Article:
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📝 Blog | One fan's open account of our unbreakable unity whilst we're all apart...

Royals fan Johnny Hunt gives us an insight into how sticking together can help our mental health while football is not here to unite us.

3 April 2020

A Royals fan. A health worker. And a man who is happy to talk about his mental health issues. Earlier this season, Johnny Hunt wrote an article for our website after finishing his overnight walk from Craven Cottage to the Madejski in a fundraising effort for mental health charity Mind.

Now, mental health matters are even more important as we all practise social distancing to save lives. Here are some of Johnny's thoughts on how we can all come together to combat the feeling of isolation...

"To me, and I am sure many others, being a Reading fan is a massive part of our lives and our identity.

"I love going to watch a match, it is a great escape from the pressures of life. When feeling isolated and alone, it connects me with other people and helps manage my mental health.

"Connecting with other fans on social media or in different forums can also help support this.

"We all feel that affinity to the club even if we always dont agree with each other! Its the passion of being a fan and caring about our club.

"At the minute and for the foreseeable future we have no live football at any level. A game that I and many others just take for granted as being part of our life has stopped.

"I have never had to think what i would do without it, have you?

"Replays from the past and the odd game of Subbuteo or FIFA can help a bit. But it's just not the same as being at a game or even following it live on the radio, tv or online.

"Going to games is all about catching up with friends old and new. It's about having a laugh and putting the world to rights, while arguing over who should be in the starting eleven.

"It's about saying hi to the players and getting a photo or autograph or two. The singing, the banter, the drama and all the ups and downs of a game that so mirrors life.

"And what about when we get a last minute winner...oh what a feeling! You're on cloud nine after the game...what a buzz. Then, there's that look of 'ah, it can only get better next time' when we lose.

"It's all about being connected by our love of Reading Football Club.

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"I am able to openly talk about my mental health issues, in the hope that it encourages others to get support or reach out for help.

"Others may not feel comfortable and thats understandable. But by being there and offering support, hopefully one day they will reach out for a hand of friendship.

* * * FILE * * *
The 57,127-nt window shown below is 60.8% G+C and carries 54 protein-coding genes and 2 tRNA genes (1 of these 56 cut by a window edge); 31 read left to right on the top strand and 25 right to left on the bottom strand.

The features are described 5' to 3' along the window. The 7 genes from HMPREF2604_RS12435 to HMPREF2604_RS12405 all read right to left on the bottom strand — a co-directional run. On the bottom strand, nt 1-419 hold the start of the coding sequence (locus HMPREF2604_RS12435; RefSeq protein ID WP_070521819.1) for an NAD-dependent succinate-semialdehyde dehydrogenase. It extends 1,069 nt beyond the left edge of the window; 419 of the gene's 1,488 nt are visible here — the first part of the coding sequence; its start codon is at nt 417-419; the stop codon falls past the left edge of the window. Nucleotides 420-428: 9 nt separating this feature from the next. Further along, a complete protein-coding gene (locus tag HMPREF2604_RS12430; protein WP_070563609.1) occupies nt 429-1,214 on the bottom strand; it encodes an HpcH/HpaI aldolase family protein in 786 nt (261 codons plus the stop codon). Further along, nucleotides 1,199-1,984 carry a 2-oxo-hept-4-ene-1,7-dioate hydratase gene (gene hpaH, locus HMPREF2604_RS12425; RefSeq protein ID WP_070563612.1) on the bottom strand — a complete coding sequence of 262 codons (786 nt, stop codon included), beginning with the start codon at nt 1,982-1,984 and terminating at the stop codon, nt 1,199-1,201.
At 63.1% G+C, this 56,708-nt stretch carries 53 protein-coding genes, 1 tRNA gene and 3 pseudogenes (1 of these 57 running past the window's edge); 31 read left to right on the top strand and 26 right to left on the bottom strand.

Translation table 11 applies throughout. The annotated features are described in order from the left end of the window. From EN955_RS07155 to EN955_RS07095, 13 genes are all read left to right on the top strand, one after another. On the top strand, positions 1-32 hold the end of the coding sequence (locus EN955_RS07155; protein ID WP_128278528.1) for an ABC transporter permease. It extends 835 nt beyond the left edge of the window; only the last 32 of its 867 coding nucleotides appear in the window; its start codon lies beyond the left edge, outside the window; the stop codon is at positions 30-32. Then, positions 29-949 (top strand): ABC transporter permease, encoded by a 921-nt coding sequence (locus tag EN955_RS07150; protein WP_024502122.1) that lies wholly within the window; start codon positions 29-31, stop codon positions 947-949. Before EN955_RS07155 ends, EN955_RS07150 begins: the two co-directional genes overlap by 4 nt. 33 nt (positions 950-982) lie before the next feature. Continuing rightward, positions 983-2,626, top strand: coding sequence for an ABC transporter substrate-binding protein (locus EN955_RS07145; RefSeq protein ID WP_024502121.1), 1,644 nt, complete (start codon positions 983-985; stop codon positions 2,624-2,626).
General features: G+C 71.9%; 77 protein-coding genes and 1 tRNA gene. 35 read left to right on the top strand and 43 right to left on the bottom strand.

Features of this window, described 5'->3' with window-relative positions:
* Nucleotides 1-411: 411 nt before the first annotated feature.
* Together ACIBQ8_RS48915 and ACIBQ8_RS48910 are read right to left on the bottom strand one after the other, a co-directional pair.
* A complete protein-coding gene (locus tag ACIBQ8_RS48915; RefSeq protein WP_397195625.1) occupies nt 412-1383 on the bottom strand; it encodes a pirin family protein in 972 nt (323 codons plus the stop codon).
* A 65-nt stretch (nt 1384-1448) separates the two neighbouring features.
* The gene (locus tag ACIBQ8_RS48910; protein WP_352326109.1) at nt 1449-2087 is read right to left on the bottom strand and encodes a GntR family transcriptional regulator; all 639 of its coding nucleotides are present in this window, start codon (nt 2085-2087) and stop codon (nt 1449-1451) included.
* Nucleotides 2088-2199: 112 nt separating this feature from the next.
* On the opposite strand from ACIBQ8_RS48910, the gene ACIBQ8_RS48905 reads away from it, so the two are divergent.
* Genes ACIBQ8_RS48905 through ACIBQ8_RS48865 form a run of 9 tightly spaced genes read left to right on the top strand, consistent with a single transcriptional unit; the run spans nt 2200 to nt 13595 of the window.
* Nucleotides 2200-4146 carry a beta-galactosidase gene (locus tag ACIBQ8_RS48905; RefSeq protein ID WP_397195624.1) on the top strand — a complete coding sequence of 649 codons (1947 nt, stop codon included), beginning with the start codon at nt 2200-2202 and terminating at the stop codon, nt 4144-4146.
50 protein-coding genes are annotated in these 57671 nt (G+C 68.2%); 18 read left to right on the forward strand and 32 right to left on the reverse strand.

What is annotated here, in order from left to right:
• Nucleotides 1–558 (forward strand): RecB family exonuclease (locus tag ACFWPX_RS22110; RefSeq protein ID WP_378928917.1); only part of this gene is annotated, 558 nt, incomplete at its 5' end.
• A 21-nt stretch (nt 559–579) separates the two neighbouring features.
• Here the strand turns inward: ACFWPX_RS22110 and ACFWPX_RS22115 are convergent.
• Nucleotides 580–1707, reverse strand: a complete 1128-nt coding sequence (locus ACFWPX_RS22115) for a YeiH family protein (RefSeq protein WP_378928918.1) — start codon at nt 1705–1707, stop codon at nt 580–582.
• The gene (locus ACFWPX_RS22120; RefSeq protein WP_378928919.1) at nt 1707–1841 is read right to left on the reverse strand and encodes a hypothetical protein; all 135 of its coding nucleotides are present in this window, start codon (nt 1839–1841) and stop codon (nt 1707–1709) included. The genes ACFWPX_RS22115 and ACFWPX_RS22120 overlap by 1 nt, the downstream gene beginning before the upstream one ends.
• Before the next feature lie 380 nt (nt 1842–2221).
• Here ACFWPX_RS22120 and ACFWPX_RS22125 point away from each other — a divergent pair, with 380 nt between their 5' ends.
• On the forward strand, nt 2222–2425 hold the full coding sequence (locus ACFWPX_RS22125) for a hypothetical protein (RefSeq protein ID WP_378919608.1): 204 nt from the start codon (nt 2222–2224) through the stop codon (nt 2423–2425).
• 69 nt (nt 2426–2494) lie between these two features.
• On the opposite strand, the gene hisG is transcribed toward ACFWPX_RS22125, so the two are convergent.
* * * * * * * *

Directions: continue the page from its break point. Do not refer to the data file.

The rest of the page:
"People's mental health is currently being severely affected by the coronavirus in so many ways.

"For those already affected by mental health issues like myself, it can really exacerbate things. Being unwell, losing someone close to you, losing a job - it all has a massive impact on anyone's mental health.

"Not even being able to do all the things we take for granted, like playing sport or spending time with a circle of friends only impacts this further.

"So many more people, are now feeling the knock on effects of being socially isolated. This will mean more people will have mental health issues.

"We do need to follow the guidelines in managing the virus.

"We need to try and remain strong for each other.

"We need to to get out and walk and breathe in some fresh air.

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"We also need to call on the unifying spirit, that makes our club unique and special. That spirit has seen us through some of the greatest moments in the club's history. It has also pulled us together, when things haven't gone so well on the pitch.

"In this day and age of social media, smartphones and even pen and paper, let's support each other.

"How? By reaching out, but without touching hands...sorry Neil Diamond!

"Reading Football Club were the first Championship club to offer 1,000 free tickets to NHS workers, when we return to some sort of normality. A gesture that goes a long way, in recognition of the amazing work people are doing in the frontline.

"The club website showing old games that bring back great memories. Programmes being sent out to the older generation. First team players doing Question and Answer sessions on social media. Podcasts and reaching out to the fans - they all really go a long way to make us all feel connected.

"Ex-Royals captain Paul McShane got in touch to see how i was doing last week and we talked about a lot of things. It helped me a great deal and meant a lot. Players are also struggling with a loss of their routine.

"We can never do enough to reach out to people, so let's all check in on a fellow fan and ask 'Are you OK?'

"Call, text, tweet or even drop a note through their door. I am always here to listen, I may not have all the answers but I really get what its like to struggle.

"This is a testing time, but we will get through it with the help of each other.

"When life does return to normal, i cant wait to catch up with you all at a game.

"Be safe, be kind and thanks for being part of our Royals family. Urzzzzz."


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